THE FOX AND THE HOUND
The Fox and the Hound begins very well. There is an excellent (and particularly well scored) opening one that recalls Bambi (1942) with a fox being hunted and then in a sudden reversal shown not to be carrying prey but running with its own child, before it is joltingly shot. The rest of the film continues well, with the scenes with the anthropomorphic animals being conducted with an endearing cuteness. What is particularly good during these early scenes is how the film contrasts a sense of innocence with a knowing sadness, the sense that the happy play between the young friends is tempered by the knowledge that they will grow into adult nemeses. During these sequences, The Fox and the Hound holds some of the quality that sits up there along with Disney classics like Bambi.
Unfortunately, the film never sustains it. The Fox and the Hound was made in the period when Disney were self-consciously crafting what they did within the framework of being family entertainment, where everything came with the expectation that it must be not too threatening for children. The scene where Chief is killed and in seeing Coppers friendship turning to hate is good but the emotional impact of the scene is wrecked almost immediately after by the revelation that Chief wasnt killed, merely injured in the fall. It is this crippling belief that Disney fell into that no child should ever be put through the trauma of seeing a likeable character killed off.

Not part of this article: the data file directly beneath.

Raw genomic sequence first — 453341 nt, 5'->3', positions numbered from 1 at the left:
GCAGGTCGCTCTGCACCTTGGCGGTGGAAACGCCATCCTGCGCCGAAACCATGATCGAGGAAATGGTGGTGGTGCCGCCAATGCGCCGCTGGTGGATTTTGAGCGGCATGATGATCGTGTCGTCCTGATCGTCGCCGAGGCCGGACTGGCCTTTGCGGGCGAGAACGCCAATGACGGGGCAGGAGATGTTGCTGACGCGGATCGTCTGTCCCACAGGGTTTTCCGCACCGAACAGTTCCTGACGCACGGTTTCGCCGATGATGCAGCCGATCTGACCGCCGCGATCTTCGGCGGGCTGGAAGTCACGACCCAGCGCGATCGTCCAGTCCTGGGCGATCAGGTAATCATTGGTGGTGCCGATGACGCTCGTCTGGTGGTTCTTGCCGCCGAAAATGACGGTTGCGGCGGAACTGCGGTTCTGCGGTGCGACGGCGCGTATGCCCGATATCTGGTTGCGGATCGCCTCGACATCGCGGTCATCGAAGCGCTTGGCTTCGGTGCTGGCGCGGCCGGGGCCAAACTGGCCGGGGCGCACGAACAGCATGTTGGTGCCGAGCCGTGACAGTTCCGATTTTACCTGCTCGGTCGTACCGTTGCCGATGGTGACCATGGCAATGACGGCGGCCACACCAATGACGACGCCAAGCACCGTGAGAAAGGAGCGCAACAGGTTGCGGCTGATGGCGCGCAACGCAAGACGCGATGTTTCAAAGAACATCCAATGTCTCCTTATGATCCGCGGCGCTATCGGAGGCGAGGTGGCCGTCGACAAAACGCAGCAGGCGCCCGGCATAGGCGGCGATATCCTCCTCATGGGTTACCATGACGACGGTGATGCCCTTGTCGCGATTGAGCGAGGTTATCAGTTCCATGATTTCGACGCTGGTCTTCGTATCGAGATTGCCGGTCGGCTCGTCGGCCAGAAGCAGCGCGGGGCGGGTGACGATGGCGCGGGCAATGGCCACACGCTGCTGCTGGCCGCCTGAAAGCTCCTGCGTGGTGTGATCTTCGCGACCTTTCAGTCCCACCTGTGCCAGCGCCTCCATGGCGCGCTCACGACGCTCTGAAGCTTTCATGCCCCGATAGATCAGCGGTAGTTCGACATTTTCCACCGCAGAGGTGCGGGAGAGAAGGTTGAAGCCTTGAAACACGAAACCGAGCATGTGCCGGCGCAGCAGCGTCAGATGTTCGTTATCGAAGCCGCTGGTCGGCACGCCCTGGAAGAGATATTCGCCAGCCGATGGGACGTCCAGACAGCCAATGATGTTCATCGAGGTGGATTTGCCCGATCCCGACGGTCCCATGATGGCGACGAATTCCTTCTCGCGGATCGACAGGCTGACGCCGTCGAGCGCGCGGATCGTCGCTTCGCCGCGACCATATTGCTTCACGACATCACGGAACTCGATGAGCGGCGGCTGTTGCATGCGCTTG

Moreover, The Fox and the Hound was also made at a point when Disneys animation was dominated by a strong slapstick element many of the cutsie scenes with Tod and Copper frolicking topple over into a silliness. The latter third of the film with Tods romantic infatuation and the scenes with he and Vixen dancing about are far too twee and drag down the adult emotions that the earlier sections had. Most ridiculous is the feelgood ending one where the granny is seen bandaging the foot of the curmudgeonly farmer and we are suddenly supposed to forget that he has been trying to murder the hero; where the caterpillar that the two birds have been trying to eat throughout turns into a butterfly and they are amazed; where the two childhood friends rediscover their friendship again; where Tod settles down with his lady love and, of course, Chief is fine and still alive again. The film also features some bland songs sung by a flat-voiced tenor.
Amid the host of dvd-released sequels to their animated films that they turned out during the 1990s-00s, Disney inevitably sequelised The Fox and the Hound as The Fox & the Hound 2 (2006).